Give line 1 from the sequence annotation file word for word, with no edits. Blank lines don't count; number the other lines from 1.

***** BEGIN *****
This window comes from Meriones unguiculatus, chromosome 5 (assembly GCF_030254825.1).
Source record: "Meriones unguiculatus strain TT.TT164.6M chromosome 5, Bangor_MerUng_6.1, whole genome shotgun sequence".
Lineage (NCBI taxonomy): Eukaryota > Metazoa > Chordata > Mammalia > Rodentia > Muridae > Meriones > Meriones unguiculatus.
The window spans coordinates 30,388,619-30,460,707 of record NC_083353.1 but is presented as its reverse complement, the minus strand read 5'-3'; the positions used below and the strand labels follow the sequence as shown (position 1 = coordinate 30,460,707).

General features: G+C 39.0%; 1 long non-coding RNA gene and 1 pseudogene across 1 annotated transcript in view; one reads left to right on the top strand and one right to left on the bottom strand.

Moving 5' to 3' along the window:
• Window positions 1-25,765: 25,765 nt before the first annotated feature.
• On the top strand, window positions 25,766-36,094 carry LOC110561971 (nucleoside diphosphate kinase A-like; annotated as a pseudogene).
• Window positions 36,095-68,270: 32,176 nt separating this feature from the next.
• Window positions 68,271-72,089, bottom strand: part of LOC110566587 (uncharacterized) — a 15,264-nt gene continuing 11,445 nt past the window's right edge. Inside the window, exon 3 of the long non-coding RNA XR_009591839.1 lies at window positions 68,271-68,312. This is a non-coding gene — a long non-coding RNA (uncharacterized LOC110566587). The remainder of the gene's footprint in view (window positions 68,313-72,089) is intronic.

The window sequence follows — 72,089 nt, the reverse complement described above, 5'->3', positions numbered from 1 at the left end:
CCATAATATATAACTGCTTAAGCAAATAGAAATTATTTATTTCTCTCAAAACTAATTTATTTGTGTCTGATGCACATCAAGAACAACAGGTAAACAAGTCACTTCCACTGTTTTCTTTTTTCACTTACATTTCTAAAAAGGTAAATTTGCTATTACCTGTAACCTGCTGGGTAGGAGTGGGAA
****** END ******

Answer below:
This window comes from Meriones unguiculatus, chromosome 5 (assembly GCF_030254825.1).